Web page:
• Preheat the oven to 425 degrees F. Line the shell with a sheet of foil and fill with raw rice or dried beans. Bake for 20 to 25 minutes. Remove the foil and rice and continue baking until golden brown. Let the pie shell cool on a rack while you make the filling.

  • Make the Filling: In a mixing bowl with a whip attachment, whisk together the yolks and 1/3 cup sugar until fluffy, then add the lemon juice and zest. Place the bowl over a saucepan of simmering water, and cook, whisking, until thickened, about 7 to 8 minutes.

  • Meanwhile, sprinkle the gelatin over cold water and let dissolve.

  • Remove the yolk mixture from the heat and whisk in the gelatin until dissolved. Place the mixture over an ice bath and stir with a rubber spatula to cool it. Once it's room temperature remove it from the ice bath and let it sit while you whip the meringue.

  • Place the egg whites in a clean dry bowl and whip on medium speed until foamy; then turn up to high and continue whipping until soft peaks form. Gradually add the remaining 1/3 cup sugar and whip until glossy and sugar has dissolved. Fold 1/3 of the whites into the lemon mixture; then fold in the remaining whites in 3 batches. Pour the mixture into the cooled pie shell and smooth the top.

  • Chill the pie at least 2 hours before serving. Serve with dollops of whipped cream.

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4.1 7
This pie filling was way to sweet and and too much lemon. The crust was great item not reviewed by moderator and published
Perfect!! A lemon chiffon is soooooo much nicer - and smoother than a lemon meringue! This one is right up there with my mother's! item not reviewed by moderator and published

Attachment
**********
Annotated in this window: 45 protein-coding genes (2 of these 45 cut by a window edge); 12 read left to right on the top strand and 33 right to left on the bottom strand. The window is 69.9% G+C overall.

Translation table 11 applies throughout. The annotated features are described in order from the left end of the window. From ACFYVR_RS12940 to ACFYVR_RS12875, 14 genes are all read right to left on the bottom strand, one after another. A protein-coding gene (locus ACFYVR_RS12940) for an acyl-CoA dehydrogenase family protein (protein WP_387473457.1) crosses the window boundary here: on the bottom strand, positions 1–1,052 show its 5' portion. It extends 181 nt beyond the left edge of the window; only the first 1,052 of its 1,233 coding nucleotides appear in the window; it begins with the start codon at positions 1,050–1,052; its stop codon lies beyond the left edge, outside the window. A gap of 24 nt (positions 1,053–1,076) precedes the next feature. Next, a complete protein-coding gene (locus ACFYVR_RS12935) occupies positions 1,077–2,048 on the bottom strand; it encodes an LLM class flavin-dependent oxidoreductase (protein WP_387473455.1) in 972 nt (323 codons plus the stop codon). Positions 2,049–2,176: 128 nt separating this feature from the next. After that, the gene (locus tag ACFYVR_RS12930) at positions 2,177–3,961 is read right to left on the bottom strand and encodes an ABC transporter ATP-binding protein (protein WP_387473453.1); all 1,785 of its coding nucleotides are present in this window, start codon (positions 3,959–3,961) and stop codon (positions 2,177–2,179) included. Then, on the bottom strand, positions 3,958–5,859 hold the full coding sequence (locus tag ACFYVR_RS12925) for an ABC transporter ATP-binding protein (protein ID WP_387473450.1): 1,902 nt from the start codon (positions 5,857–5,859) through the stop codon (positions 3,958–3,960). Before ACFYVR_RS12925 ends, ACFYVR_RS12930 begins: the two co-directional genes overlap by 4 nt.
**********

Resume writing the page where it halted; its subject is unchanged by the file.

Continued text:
I made this pie for my grandmother's birthday, and it turned out being much easier than I thought it would be. I'm not very keen on baking, but this recipe made it simple. The pie was very light and creamy. I'd make it again. item not reviewed by moderator and published
Lemon Meringue VS Lemon Chiffon...make both and taste each side by side. If you really love yourself, your sweet taste buds should be given the chance to taste the two pies. Write an eval and give feedback to readers. item not reviewed by moderator and published
I made this pie for my dad, and now I have to make it for every family get together. It is so light, so creamy, and it just melts in your mouth. This is a very involved recipe, but it is worth all the effort. Great Pie! item not reviewed by moderator and published
When I first executed this recipe, I originall thought it was going to be difficult as I don't usually make deserts. All I did was follow her directions to the letter and I ended up being the star of the Potluck dinner party I attended. Now I am experimenting with other flavors, Orange, Lime, even Saffron. Thank-you very much. Tom Miller item not reviewed by moderator and published
This has a wonderful lemon taste. It's not too tangy though. I really enjoyed it, and I enjoyed the process. This recipe gives great directions, and the merengue was very easy to deal with. (for those who think it's a pain in the you know what!) item not reviewed by moderator and published

Not what you're looking for? Try:

Frosty Lemon Chiffon Pie

Recipe courtesy of Sandra Lee